A new poll by the Foundation for Ethnic Understanding (FFEU) finds that nearly half of U.S. Latinos feel that their country is too supportive of Israel. The findings also suggest high levels of anti-Semitism exist in the U.S. Latino community.
About 200 Latino evangelical Christians were guests for a Sukkot meal and Israeli flag ceremony hosted by the American Jewish Committee (AJC) and the Israeli consulate. The event was designed to strengthen relations between Jews and a specific segment of the Latino community -- evangelicals.
According to statistics compiled by the Department of Homeland Security (DHS), during 2004 alone, 540 Israelis were deported or about to be deported. If that many Israelis were caught, it stands to reason that there are many thousands more -- in Los Angeles as well as the rest of the United States -- who have not yet been located by authorities.
>Speaker after speaker at the recent immigration march in Los Angeles told the 500,000-strong primarily Latino crowd that racism and anti-immigrant sentiments lie behind the debates on Capitol Hill about border enforcement. This was the focus at the march and subsequent student walkouts, even though the House and Senate have debated competing immigration reform legislation, which has included discussions of some sort of guest worker or amnesty plan.
The Los Angeles Jewish Film Festival runs April 1-6 at a variety of venues around town. Below are the reviews for two of the films.
The adoring crowd, a beaming Antonio Villaraigosa, a message of inclusiveness and leadership -- the image could have been from four years ago, when Villaraigosa's campaign for mayor energized much of Los Angeles.
But this time, Villaraigosa also got the more votes than the other guy, and then some, scoring an astounding 59 percent, to make incumbent James K. Hahn a one-term mayor.
Under a clear night sky, framed against a canopy of downtown skyscrapers, Villaraigosa projected energy and hope amid cheers that drowned out question marks and rumblings of unease in his very different, second-time run for mayor.
With his election as mayor, Antonio Villaraigosa now has the chance to deliver on the coalition approach he offered to the voters in the recent campaign. If he succeeds, Los Angeles government may start to find solutions to problems that have previously seemed intractable. If he fails, he will leave a city more balkanized than before, and one that will have a harder time than ever solving its problems.
Missions to Israel are a staple of Jewish organizations, but when Pepe Barreto leads a group tour there in August, it'll represent something new.
When the nation's largest and oldest Mexican American civil rights group selected a new leader recently, the committee that recruited her included the organization's chairman, a man who is neither a Mexican American nor an immigrant. Meet Joe Stern.
Former Secretary of Housing and Urban Development Henry Cisneros once gave a speech about the tremendous growth of the Latino population in the United States.
Community activist Karen Bass' victory in the 47th Assembly District's Democratic primary provides a valuable opening for coalition efforts between the Jewish community and a new generation of African American and Latino activists.
For the most part, Jewish leadership in Los Angeles and elsewhere can be expected to oppose the recall of longtime "ally" Gov. Gray Davis and, in a pinch, support his Mini-Me proposed replacement, Lt. Gov. Cruz Bustamante (see page 12). "Go along to get along" expediency and Pavlovian liberal sympathies provide much of the explanation.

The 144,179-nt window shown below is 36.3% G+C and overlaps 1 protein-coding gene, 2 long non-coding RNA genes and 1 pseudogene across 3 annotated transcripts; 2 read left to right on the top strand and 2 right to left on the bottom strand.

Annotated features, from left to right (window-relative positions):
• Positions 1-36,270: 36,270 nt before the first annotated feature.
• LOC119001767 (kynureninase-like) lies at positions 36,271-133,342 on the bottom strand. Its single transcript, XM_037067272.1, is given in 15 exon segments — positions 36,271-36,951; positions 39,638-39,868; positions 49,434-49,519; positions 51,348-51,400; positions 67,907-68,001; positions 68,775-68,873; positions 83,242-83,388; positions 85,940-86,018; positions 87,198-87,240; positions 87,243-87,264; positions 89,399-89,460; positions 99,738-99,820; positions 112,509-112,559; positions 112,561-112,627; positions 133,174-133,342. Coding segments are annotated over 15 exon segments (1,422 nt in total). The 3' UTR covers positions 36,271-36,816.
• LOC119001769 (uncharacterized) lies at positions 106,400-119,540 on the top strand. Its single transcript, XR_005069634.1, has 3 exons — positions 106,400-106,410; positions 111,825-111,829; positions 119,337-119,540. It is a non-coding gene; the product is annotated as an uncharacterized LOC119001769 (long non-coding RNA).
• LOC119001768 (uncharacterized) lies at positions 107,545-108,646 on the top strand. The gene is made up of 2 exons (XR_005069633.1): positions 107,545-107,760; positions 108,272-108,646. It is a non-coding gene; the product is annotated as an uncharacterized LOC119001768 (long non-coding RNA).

Yet, as is all too often the case, the more pressing, long-term issues will be lost. Not only has Davis presided over a disastrous decline in the state's finances and an unprecedented debasing of its political culture. Now he has become handmaiden to the undermining of our most precious principles, the sanctity of citizenship.
The immigration issue burst into state politics in 1994 when unpopular Republican Gov. Pete Wilson used Proposition 187, a measure to deny public services to undocumented residents, to save his reelection.
Although progressives' cause-of-the-month is criticizing Israel's treatment of Palestinians, it has been endemic in the Latino left for years.
The new U.S. census figures have generated banner headlines this month, though no one seems to have a clue what those numbers portend. The big news, of course, is that America's Latino population has ballooned almost 60 percent in the past decade, surpassing 35 million. More than 43 percent of Californians younger than 18 are now Hispanic, compared with about 35 percent a decade ago. In both the city and county of Los Angeles, Latinos have replaced whites as the largest ethnic group.
There are a thousand stories in the naked city of Los Angeles, but when it comes to nannies, there are at least a million - nannies who have a free reign of the household, nannies who make good salaries, nannies who get help from their employers to buy cars or put a down payment on a house. But there are the other stories as well - the nanny who works long hours for little pay, with no holidays, no sick days, no breaks. "I knew when I was here without papers, I didn't deserve to be here," says nanny Carmen Davis, "but still, that didn't mean I deserved to be treated without respect."
Jews and Latino's share many things, Xavier Becerra, the Congressman from L.A.'s 30th district, who just returned from an AIPAC-sponsored trip to Israel, reminds us. But we live apart, a great geographic divide separating us, almost as though we were citizens of different countries.